Why You Can’t Judge YourSELF According to the Lives of Others

Some of my clients are quick to judge themselves—sometimes harshly—when they look at others and see accomplishments or characteristics that they feel they should have been able to achieve or embody.  “We come from similar circumstances and had similar opportunities,” one Vice President of a financial firm told me.  “I must not be putting in the time or effort—or something.”

Not necessarily.  The truth is that no two people have the same life story.  That means that no two people have the same challenges, the same resources or the same path to success.  It really, truly matters whether or not, even in the early chapters of your life story, negative patterns of thought were prompted by troubling events.  It really matters whether or not you had a mentor.  It really matters whether or not your role models met with any unexpected turmoil in their lives.  It really matters whether your parents predicted you would succeed or would struggle.  It really matters whether you perceived yourself to be the smartest of your siblings or the least smart.

Everything matters.  No life is the same as any other.  That’s why it is essential to examine your life story—past and present—and then create a crystal-clear plan for the future.  That clarity requires removing resistors wired into the “software” of your mindset by events and relationships you lived through.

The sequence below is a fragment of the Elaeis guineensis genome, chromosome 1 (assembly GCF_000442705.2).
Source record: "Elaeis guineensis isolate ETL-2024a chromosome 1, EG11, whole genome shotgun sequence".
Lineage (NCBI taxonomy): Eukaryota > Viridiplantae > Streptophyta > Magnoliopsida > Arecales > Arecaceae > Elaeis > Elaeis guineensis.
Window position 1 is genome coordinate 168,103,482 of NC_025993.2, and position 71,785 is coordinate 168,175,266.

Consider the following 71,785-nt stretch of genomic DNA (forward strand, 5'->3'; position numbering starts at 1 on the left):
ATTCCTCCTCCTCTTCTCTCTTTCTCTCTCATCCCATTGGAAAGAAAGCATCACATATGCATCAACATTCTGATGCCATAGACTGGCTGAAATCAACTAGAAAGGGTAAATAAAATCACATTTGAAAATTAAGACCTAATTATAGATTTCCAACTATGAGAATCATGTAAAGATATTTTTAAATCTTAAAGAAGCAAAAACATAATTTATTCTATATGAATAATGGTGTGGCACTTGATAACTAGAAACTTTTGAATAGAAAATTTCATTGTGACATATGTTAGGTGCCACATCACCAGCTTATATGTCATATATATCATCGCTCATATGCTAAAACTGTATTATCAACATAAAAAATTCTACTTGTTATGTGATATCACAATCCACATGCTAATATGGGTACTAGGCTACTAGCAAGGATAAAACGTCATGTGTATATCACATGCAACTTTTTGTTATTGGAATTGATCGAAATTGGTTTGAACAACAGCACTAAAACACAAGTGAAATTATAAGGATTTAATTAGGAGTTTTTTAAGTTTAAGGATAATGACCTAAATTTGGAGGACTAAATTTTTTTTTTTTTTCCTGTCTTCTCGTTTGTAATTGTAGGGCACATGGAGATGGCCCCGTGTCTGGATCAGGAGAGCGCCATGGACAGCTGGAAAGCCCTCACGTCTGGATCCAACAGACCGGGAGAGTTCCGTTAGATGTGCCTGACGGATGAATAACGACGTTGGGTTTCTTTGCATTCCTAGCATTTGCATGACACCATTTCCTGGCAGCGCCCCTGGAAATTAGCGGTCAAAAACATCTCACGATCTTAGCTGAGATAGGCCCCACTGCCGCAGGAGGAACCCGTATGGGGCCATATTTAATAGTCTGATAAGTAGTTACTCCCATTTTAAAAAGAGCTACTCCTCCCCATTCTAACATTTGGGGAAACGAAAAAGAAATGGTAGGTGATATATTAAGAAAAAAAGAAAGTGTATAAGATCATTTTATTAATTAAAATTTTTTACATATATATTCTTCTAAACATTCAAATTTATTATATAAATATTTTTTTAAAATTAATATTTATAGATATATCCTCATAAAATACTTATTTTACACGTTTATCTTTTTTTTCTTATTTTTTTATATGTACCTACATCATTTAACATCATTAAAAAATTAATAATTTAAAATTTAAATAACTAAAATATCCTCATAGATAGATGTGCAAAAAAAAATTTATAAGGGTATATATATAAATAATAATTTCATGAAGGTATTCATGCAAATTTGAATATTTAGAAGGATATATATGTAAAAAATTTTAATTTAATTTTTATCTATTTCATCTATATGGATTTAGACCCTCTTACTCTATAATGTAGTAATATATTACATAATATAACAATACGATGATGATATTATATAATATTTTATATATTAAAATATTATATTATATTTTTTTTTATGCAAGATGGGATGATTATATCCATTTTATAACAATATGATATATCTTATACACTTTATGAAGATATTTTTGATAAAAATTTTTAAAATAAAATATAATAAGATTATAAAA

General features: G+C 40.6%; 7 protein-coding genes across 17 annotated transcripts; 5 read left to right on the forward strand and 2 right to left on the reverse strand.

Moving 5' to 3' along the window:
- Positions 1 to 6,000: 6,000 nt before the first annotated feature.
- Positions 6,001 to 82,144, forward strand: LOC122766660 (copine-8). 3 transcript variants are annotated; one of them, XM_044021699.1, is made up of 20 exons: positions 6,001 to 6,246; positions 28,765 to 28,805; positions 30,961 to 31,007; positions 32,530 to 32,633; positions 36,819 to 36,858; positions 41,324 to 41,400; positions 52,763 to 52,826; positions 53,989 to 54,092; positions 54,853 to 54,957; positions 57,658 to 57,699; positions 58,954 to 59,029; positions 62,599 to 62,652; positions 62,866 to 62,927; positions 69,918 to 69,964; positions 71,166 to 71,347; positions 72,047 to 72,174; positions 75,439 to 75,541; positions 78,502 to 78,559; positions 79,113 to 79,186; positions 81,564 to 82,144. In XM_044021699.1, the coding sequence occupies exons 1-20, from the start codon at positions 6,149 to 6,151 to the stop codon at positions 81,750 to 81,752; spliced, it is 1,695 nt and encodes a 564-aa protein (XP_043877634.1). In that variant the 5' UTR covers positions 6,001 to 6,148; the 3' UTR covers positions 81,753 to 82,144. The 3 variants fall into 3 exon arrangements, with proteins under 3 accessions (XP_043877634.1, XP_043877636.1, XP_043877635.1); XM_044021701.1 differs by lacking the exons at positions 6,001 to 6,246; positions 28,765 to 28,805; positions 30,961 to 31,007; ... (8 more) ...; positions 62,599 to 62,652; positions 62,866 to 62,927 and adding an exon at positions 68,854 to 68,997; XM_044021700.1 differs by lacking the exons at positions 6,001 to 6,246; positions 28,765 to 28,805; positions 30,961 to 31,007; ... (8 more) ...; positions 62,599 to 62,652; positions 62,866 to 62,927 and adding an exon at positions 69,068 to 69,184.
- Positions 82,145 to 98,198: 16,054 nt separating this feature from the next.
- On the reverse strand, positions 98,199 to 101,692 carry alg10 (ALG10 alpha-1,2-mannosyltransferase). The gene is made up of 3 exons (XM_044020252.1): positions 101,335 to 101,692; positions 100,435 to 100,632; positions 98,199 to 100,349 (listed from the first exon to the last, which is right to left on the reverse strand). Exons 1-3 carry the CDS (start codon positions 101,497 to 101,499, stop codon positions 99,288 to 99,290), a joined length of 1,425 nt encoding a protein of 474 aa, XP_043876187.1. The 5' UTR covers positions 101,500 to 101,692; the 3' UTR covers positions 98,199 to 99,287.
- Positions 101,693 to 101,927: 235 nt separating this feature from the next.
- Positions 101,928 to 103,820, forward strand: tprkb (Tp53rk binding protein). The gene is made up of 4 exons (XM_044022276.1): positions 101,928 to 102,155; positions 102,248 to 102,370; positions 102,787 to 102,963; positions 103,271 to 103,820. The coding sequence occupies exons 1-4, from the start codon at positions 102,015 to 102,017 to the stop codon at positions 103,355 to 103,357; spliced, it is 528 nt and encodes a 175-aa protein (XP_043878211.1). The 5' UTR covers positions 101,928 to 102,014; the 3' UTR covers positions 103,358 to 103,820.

There isn’t a one-size-fits-all way to optimize performance, mood, energy, focus or relationships.  The solution is personal because every person is a unique individual.  That’s why the proper comparison isn’t between your level of success and contentment and anyone else’s.  The proper comparison is between the level of success and contentment you have today and that which you can achieve tomorrow.

Dr. Keith Ablow

    

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